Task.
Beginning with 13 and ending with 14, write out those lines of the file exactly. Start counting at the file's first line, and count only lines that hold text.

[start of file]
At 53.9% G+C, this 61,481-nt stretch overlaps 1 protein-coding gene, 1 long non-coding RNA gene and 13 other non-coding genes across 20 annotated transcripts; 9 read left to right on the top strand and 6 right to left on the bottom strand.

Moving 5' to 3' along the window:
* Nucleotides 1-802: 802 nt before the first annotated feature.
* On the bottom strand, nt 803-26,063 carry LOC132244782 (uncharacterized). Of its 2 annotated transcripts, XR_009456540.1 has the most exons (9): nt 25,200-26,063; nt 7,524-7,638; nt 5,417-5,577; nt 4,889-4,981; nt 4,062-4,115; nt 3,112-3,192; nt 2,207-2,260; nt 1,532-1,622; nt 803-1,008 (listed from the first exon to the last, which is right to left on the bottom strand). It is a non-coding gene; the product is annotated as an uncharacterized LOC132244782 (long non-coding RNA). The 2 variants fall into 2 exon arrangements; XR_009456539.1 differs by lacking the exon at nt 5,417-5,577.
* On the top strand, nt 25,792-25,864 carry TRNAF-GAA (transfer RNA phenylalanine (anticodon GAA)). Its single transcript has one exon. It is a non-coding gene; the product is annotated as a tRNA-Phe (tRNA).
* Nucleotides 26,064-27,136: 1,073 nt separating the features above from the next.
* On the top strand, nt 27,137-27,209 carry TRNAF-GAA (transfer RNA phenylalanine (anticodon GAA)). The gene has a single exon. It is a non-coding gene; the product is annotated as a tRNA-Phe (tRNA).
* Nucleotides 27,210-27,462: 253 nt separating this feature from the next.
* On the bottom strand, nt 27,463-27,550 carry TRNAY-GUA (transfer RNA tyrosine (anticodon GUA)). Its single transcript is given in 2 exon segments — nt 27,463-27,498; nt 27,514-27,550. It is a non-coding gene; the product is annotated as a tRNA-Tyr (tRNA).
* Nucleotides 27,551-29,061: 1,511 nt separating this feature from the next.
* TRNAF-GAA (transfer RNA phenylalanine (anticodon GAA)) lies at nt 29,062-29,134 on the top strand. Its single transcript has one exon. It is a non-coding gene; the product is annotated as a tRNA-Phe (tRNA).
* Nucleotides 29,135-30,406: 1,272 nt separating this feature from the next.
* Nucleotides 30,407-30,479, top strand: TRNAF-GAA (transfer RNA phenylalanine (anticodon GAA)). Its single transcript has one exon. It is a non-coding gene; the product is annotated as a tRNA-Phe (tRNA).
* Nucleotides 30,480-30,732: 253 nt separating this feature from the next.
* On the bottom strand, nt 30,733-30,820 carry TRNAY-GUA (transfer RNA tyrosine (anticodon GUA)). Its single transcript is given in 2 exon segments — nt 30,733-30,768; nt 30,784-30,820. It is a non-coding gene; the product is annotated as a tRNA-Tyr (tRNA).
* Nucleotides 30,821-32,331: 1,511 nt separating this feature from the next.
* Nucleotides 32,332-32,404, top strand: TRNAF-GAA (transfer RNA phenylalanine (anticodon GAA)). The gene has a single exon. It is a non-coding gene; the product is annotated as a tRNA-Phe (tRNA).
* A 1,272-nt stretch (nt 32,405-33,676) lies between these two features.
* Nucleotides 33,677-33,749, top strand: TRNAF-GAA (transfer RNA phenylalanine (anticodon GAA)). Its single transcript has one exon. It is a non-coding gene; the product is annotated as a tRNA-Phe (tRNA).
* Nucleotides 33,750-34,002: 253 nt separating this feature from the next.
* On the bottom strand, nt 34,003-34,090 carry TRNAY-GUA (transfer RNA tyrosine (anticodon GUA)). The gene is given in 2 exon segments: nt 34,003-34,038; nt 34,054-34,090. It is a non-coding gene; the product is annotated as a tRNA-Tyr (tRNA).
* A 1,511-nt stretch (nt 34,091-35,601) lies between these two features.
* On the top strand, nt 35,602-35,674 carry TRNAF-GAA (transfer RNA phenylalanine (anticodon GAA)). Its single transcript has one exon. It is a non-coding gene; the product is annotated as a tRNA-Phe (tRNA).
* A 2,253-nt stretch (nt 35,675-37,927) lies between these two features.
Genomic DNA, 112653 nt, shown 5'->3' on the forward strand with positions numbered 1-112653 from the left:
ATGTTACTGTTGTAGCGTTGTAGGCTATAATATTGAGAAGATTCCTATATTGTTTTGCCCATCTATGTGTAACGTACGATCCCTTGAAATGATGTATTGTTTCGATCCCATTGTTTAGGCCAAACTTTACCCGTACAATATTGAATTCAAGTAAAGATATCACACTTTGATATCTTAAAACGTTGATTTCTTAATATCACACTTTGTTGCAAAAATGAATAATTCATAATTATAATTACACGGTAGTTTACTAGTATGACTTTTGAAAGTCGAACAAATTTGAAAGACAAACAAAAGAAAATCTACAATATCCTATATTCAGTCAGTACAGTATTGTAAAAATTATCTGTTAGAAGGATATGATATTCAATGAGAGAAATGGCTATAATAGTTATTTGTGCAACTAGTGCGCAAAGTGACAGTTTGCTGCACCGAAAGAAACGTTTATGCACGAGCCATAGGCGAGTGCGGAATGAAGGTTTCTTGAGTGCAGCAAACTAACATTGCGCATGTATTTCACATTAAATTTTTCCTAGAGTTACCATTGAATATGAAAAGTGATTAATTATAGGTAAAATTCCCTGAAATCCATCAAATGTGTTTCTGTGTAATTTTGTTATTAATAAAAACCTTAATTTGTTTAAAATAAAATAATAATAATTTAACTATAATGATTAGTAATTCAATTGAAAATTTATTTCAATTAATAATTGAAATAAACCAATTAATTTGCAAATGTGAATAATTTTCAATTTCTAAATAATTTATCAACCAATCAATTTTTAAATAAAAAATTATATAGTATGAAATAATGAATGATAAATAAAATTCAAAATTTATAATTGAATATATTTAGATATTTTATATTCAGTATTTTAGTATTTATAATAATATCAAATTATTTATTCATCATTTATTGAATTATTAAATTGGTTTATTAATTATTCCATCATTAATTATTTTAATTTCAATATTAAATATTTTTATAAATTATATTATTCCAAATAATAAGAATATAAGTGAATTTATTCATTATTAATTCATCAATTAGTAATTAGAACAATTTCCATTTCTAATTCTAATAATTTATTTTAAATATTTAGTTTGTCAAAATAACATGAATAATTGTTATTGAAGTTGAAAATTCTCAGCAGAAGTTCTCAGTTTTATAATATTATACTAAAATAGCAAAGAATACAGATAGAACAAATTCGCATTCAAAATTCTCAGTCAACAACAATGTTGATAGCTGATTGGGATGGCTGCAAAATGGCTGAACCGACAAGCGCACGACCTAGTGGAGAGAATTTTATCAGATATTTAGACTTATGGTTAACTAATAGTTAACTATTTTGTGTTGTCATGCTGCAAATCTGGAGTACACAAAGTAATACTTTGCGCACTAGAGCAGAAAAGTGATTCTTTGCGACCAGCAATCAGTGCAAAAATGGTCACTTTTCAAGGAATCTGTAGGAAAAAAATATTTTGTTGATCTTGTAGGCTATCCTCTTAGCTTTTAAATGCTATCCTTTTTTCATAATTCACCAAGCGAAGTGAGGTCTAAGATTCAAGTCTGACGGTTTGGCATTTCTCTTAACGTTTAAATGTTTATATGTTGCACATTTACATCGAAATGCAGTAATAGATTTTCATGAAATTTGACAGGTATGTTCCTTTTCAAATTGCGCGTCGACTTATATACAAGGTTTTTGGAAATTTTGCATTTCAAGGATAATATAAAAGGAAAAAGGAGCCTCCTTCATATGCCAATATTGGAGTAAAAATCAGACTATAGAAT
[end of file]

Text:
* Nucleotides 30,407-30,479, top strand: TRNAF-GAA (transfer RNA phenylalanine (anticodon GAA)). Its single transcript has one exon. It is a non-coding gene; the product is annotated as a tRNA-Phe (tRNA).
* Nucleotides 30,480-30,732: 253 nt separating this feature from the next.